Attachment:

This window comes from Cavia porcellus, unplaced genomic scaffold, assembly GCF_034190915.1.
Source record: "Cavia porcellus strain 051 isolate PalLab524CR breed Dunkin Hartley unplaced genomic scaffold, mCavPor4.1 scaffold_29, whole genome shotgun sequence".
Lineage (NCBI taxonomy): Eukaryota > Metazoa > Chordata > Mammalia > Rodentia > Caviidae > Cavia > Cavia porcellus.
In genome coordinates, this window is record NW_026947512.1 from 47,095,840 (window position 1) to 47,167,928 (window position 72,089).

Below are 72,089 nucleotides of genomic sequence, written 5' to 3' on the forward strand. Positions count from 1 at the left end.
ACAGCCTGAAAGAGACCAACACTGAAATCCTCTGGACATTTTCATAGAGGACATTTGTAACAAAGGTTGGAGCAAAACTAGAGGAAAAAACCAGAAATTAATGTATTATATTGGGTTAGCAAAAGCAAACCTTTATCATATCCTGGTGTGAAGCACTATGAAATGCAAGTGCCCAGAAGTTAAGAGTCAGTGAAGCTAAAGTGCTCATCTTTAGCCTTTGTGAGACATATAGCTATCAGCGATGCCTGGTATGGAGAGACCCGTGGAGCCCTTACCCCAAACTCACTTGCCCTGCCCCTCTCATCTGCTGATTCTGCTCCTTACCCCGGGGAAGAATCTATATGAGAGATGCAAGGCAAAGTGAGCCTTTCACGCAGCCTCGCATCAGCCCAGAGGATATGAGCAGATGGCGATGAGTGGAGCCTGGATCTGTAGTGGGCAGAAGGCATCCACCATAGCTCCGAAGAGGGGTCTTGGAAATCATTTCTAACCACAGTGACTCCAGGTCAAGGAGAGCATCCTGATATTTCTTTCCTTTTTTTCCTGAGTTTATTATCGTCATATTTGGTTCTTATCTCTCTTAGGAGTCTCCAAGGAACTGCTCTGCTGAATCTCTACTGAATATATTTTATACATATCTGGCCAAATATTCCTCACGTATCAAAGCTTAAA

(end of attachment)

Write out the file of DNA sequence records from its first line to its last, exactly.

This window comes from Cavia porcellus, unplaced genomic scaffold, assembly GCF_034190915.1.
Source record: "Cavia porcellus strain 051 isolate PalLab524CR breed Dunkin Hartley unplaced genomic scaffold, mCavPor4.1 scaffold_29, whole genome shotgun sequence".
Lineage (NCBI taxonomy): Eukaryota > Metazoa > Chordata > Mammalia > Rodentia > Caviidae > Cavia > Cavia porcellus.
In genome coordinates, this window is record NW_026947512.1 from 47,095,840 (window position 1) to 47,167,928 (window position 72,089).

Below are 72,089 nucleotides of genomic sequence, written 5' to 3' on the forward strand. Positions count from 1 at the left end.
ACAGCCTGAAAGAGACCAACACTGAAATCCTCTGGACATTTTCATAGAGGACATTTGTAACAAAGGTTGGAGCAAAACTAGAGGAAAAAACCAGAAATTAATGTATTATATTGGGTTAGCAAAAGCAAACCTTTATCATATCCTGGTGTGAAGCACTATGAAATGCAAGTGCCCAGAAGTTAAGAGTCAGTGAAGCTAAAGTGCTCATCTTTAGCCTTTGTGAGACATATAGCTATCAGCGATGCCTGGTATGGAGAGACCCGTGGAGCCCTTACCCCAAACTCACTTGCCCTGCCCCTCTCATCTGCTGATTCTGCTCCTTACCCCGGGGAAGAATCTATATGAGAGATGCAAGGCAAAGTGAGCCTTTCACGCAGCCTCGCATCAGCCCAGAGGATATGAGCAGATGGCGATGAGTGGAGCCTGGATCTGTAGTGGGCAGAAGGCATCCACCATAGCTCCGAAGAGGGGTCTTGGAAATCATTTCTAACCACAGTGACTCCAGGTCAAGGAGAGCATCCTGATATTTCTTTCCTTTTTTTCCTGAGTTTATTATCGTCATATTTGGTTCTTATCTCTCTTAGGAGTCTCCAAGGAACTGCTCTGCTGAATCTCTACTGAATATATTTTATACATATCTGGCCAAATATTCCTCACGTATCAAAGCTTAAA